Thanks, everybody, for your input about the Natalie Wood case. I’ve got a call in to the LA County Homicide Division, and I’ll let you know what they say. Won’t it be cool when the courts will take the testimony of the deceased as admissible evidence? One day.
Now, let’s welcome back Mr. Hudson:
Me: So, tell me about your death. What was that like?
Rock: For me, it was—
Jamie: He’s pausing; he’s touching his jaw line and his chin.
Me: Oh, he used to do that all the time.
Me: Um hm!
Jamie: Well, he’s got a great chin. He’s got that chiseled face.
Me: Oh yeah, he sure does.
Rock: My passing was long.
Me: Yeah, he died from AIDS, I think.
Jamie (to Rock): Did you?
Rock: Yes. I want to be very delicate around the topic, but it did take me a long time for my body to finally give in and for me to be taken from it. I searched everywhere for treatment—all over the world. That was my last fight. And then I came back home, and I knew that’s when I needed to give in.
Me: Um hm.
Rock: I wanted to be at my home. I remember being in my home and thinking, ‘Finally, I’m going to get some rest.’ And it’s not that I wanted rest from my family, from my friends, from the public. I could handle them, and I did so. I think I proved that quite well.
Me: Yes, you did.
Rock: But I felt that there was more that I could show people how life can be led so differently and be quite acceptable.
Jamie: He’s showing me kind of lying down, having passed away.
Rock: I had some pain, but I had a lot of drugs. I remember the last thing that I did. I decided if our world didn’t step forward and begin to take care of people like me, that I would have to support it and leave the funds for it.
Jamie: Wow, so he left a significant amount of money for like an AIDS study or research or something.
Me: Oh, I didn’t know that! Good!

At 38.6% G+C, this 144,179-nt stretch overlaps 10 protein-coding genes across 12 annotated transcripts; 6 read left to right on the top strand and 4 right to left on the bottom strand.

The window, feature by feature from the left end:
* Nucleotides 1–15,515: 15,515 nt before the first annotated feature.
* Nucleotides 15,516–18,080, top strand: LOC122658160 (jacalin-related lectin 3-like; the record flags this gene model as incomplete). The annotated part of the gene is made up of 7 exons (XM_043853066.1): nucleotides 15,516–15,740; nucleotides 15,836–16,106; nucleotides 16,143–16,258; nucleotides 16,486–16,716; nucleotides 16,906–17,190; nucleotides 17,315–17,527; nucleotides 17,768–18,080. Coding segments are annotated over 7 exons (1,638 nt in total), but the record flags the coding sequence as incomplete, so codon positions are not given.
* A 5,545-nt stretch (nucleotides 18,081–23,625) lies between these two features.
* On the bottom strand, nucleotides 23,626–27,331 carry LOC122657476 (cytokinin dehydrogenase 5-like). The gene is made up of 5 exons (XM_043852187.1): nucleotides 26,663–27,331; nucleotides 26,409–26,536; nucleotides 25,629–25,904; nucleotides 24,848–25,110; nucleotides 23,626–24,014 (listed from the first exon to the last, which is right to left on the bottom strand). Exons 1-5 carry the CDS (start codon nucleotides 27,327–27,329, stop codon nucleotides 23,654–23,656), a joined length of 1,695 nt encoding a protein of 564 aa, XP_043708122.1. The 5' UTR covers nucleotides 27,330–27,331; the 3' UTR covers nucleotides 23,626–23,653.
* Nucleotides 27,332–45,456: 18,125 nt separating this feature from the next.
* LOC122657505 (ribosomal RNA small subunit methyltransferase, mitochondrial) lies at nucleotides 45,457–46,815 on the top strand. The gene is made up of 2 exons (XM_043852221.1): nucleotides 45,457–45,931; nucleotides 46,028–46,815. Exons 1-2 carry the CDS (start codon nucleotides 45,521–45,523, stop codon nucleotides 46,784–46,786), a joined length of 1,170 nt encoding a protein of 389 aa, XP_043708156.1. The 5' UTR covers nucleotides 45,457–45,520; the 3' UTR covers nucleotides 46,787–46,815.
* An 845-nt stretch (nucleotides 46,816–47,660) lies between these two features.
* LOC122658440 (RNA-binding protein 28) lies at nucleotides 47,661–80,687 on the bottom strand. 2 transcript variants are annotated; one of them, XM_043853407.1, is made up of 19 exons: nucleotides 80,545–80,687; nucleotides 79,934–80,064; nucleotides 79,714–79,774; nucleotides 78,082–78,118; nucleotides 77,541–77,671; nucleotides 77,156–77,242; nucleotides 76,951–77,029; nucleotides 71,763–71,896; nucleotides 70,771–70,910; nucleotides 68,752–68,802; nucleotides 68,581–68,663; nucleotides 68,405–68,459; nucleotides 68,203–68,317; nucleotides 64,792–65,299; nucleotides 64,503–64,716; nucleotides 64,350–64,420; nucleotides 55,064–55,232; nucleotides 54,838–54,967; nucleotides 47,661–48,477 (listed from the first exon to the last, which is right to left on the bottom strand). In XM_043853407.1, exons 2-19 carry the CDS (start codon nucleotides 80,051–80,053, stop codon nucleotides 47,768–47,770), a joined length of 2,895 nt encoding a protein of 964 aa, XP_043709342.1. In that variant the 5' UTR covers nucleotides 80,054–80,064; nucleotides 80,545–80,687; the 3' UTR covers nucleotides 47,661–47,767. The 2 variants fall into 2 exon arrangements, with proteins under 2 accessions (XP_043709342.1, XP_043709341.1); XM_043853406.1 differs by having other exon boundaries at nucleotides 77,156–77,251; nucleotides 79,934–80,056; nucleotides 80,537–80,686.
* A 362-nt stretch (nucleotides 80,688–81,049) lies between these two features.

Jamie: And the way he’s saying it is that he’s the first person to do this. He’s the first one to set up the idea that we need to look at this.
Rock: What that encouraged in my death was that the government began to look at the need for research as well, and so I feel that’s my living legacy.
Me: Great! Yeah, you’re a groundbreaker in so many ways.
Rock: Thank you.
Me: So, when you crossed over, tell me how that felt and describe your surroundings.
Rock: It was freeing, relaxing. You think that death should have this effort and strength around it like what one needs to climb a steep mountain, but the point of travel between life and death is simply one breath.
Jamie: You have that, right? That was so beautiful.
Me: Yes, I do. That was beautiful indeed. A beautiful line, Rock. Well said. So when you crossed over, what did you see?
Rock: I was by myself, and I think that was important for me, because so much of the later part of my life I could not be by myself. So, I had time to rest, and it was beautiful. It was dark, but there were rich colors surrounding me.
Rock: I don’t know how long I was there. I just know this is my first memory of peace. And as easy as one comes sitting up from the bed and rising to their feet, I came out of that loving space and into a place with other people like me. These were people I knew—
Jamie (giggling): He’s laughing.
Rock: I know this isn’t going to sound linear, but there were people I knew but I had not met yet.
Me: That you hadn’t met in—
Rock: In that last lifetime, yes. And there was such an acceptance surrounding it, that I didn’t even question it. It was like one of those dreams you have that feel very real, but you know in the back of your head, ‘This can’t be true!’
Jamie: He does a little giggle.
Jamie and I laugh.
Jamie: Wow, he can have such a little boy side to him!
Me: Oh really? What a charmer. It reminds me of Erik. Erik has that little boy side to him, too.
Jamie (emphatically): Oh yes he does!
Jamie (chuckling): Erik’s laughing!
Here’s a YouTube video of the news report announcing Hudson’s “mysterious illness”: